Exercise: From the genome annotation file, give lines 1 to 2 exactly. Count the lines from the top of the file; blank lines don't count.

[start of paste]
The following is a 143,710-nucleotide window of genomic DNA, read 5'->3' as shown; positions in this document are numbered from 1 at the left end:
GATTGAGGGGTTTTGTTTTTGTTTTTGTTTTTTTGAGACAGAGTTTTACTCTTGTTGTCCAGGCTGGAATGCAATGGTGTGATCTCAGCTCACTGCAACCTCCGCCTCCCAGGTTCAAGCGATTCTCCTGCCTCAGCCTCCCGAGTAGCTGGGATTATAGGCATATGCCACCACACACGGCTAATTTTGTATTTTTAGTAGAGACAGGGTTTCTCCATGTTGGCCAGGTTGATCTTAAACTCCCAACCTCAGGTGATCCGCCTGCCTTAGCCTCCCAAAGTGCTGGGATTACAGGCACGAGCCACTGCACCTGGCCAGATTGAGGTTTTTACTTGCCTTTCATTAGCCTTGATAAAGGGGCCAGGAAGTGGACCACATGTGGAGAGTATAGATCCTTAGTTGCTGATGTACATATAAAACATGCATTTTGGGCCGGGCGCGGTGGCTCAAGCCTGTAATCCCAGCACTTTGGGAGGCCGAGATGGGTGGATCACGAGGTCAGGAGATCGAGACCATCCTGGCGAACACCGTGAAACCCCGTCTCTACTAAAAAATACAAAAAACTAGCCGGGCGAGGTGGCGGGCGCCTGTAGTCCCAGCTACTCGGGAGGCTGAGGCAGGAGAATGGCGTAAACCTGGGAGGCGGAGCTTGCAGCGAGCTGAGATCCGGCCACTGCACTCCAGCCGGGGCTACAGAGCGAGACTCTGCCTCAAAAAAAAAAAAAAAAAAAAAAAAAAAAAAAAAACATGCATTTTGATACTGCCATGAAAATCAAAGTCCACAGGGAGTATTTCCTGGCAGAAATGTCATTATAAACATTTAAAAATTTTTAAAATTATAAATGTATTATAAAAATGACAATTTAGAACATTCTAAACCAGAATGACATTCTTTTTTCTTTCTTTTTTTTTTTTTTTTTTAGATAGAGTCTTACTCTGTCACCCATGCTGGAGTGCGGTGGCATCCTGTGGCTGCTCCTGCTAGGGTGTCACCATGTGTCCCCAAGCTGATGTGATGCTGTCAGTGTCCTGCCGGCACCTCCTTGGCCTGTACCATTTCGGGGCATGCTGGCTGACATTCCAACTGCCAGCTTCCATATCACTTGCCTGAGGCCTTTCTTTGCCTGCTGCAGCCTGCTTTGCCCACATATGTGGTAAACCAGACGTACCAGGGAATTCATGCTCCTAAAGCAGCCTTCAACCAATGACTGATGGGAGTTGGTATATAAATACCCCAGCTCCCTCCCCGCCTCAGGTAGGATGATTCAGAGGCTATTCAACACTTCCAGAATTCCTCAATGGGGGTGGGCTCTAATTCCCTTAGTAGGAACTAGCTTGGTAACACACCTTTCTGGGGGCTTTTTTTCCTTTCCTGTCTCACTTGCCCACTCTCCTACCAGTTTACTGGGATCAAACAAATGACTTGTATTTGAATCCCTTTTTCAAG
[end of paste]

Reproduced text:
The following is a 143,710-nucleotide window of genomic DNA, read 5'->3' as shown; positions in this document are numbered from 1 at the left end:
GATTGAGGGGTTTTGTTTTTGTTTTTGTTTTTTTGAGACAGAGTTTTACTCTTGTTGTCCAGGCTGGAATGCAATGGTGTGATCTCAGCTCACTGCAACCTCCGCCTCCCAGGTTCAAGCGATTCTCCTGCCTCAGCCTCCCGAGTAGCTGGGATTATAGGCATATGCCACCACACACGGCTAATTTTGTATTTTTAGTAGAGACAGGGTTTCTCCATGTTGGCCAGGTTGATCTTAAACTCCCAACCTCAGGTGATCCGCCTGCCTTAGCCTCCCAAAGTGCTGGGATTACAGGCACGAGCCACTGCACCTGGCCAGATTGAGGTTTTTACTTGCCTTTCATTAGCCTTGATAAAGGGGCCAGGAAGTGGACCACATGTGGAGAGTATAGATCCTTAGTTGCTGATGTACATATAAAACATGCATTTTGGGCCGGGCGCGGTGGCTCAAGCCTGTAATCCCAGCACTTTGGGAGGCCGAGATGGGTGGATCACGAGGTCAGGAGATCGAGACCATCCTGGCGAACACCGTGAAACCCCGTCTCTACTAAAAAATACAAAAAACTAGCCGGGCGAGGTGGCGGGCGCCTGTAGTCCCAGCTACTCGGGAGGCTGAGGCAGGAGAATGGCGTAAACCTGGGAGGCGGAGCTTGCAGCGAGCTGAGATCCGGCCACTGCACTCCAGCCGGGGCTACAGAGCGAGACTCTGCCTCAAAAAAAAAAAAAAAAAAAAAAAAAAAAAAAAAACATGCATTTTGATACTGCCATGAAAATCAAAGTCCACAGGGAGTATTTCCTGGCAGAAATGTCATTATAAACATTTAAAAATTTTTAAAATTATAAATGTATTATAAAAATGACAATTTAGAACATTCTAAACCAGAATGACATTCTTTTTTCTTTCTTTTTTTTTTTTTTTTTTAGATAGAGTCTTACTCTGTCACCCATGCTGGAGTGCGGTGGCATCCTGTGGCTGCTCCTGCTAGGGTGTCACCATGTGTCCCCAAGCTGATGTGATGCTGTCAGTGTCCTGCCGGCACCTCCTTGGCCTGTACCATTTCGGGGCATGCTGGCTGACATTCCAACTGCCAGCTTCCATATCACTTGCCTGAGGCCTTTCTTTGCCTGCTGCAGCCTGCTTTGCCCACATATGTGGTAAACCAGACGTACCAGGGAATTCATGCTCCTAAAGCAGCCTTCAACCAATGACTGATGGGAGTTGGTATATAAATACCCCAGCTCCCTCCCCGCCTCAGGTAGGATGATTCAGAGGCTATTCAACACTTCCAGAATTCCTCAATGGGGGTGGGCTCTAATTCCCTTAGTAGGAACTAGCTTGGTAACACACCTTTCTGGGGGCTTTTTTTCCTTTCCTGTCTCACTTGCCCACTCTCCTACCAGTTTACTGGGATCAAACAAATGACTTGTATTTGAATCCCTTTTTCAAG